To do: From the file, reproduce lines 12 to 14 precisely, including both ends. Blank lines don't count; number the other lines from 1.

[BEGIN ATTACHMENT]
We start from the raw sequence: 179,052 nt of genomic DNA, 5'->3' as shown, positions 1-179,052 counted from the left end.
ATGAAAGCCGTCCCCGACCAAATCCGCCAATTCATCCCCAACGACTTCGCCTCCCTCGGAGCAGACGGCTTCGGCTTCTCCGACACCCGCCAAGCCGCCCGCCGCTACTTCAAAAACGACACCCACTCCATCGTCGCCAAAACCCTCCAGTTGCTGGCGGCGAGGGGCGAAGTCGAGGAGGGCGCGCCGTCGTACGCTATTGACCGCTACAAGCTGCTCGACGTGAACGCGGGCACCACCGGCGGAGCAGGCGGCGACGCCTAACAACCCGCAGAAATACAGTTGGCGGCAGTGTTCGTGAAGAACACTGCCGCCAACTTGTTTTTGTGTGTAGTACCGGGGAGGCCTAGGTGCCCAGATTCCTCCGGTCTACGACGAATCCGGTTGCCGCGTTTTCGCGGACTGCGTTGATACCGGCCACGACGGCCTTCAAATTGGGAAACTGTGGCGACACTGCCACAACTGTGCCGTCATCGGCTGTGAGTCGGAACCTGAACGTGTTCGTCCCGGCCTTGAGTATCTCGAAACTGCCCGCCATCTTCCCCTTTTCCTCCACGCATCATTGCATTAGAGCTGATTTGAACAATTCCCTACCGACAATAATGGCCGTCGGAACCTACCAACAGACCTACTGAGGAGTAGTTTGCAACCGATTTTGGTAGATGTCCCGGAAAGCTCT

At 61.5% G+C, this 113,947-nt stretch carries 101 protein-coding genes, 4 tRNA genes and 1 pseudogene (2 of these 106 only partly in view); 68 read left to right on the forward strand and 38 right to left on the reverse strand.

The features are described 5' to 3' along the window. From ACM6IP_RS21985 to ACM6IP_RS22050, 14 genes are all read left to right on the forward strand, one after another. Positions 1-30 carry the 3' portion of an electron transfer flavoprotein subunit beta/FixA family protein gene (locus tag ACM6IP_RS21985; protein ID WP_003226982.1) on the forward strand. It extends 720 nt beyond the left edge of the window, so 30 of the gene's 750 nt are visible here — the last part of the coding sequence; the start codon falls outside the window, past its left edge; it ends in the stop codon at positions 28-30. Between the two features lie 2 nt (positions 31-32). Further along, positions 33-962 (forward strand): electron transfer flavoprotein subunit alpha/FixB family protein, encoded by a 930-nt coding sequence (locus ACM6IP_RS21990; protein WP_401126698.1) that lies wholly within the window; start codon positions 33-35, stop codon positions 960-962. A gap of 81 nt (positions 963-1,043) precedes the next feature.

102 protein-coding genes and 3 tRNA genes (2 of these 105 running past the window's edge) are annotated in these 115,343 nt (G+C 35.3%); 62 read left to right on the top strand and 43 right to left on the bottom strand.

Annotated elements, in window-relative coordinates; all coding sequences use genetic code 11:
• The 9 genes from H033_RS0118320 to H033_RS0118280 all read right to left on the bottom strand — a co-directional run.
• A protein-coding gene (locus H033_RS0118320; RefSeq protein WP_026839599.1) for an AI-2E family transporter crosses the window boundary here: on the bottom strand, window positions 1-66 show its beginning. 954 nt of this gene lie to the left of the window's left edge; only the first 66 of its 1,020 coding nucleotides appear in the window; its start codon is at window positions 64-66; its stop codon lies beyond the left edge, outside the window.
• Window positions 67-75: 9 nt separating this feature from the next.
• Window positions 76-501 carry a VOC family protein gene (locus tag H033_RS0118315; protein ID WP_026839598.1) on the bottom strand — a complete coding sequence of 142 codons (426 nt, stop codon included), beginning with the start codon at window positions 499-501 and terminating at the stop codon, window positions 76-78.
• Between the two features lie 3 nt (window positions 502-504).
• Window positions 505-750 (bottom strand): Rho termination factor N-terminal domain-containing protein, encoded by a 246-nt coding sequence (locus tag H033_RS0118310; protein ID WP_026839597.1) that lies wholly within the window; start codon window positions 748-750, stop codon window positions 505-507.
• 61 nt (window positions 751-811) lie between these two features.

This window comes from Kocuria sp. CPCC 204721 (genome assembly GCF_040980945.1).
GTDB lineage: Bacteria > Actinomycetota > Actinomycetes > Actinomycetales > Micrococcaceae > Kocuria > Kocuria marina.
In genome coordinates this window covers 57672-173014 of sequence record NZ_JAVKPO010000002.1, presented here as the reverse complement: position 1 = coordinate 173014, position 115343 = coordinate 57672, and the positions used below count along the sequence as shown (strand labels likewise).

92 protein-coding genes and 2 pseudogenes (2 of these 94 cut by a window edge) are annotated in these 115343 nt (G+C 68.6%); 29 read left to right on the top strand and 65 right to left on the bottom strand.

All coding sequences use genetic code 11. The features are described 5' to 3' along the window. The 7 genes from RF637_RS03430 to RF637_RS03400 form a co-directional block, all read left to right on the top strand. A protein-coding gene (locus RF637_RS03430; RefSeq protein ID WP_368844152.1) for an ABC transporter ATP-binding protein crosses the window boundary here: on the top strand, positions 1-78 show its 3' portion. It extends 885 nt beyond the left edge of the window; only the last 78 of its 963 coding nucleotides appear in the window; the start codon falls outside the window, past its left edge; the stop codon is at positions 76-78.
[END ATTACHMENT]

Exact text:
• Window positions 505-750 (bottom strand): Rho termination factor N-terminal domain-containing protein, encoded by a 246-nt coding sequence (locus tag H033_RS0118310; protein ID WP_026839597.1) that lies wholly within the window; start codon window positions 748-750, stop codon window positions 505-507.
• 61 nt (window positions 751-811) lie between these two features.

This window comes from Kocuria sp. CPCC 204721 (genome assembly GCF_040980945.1).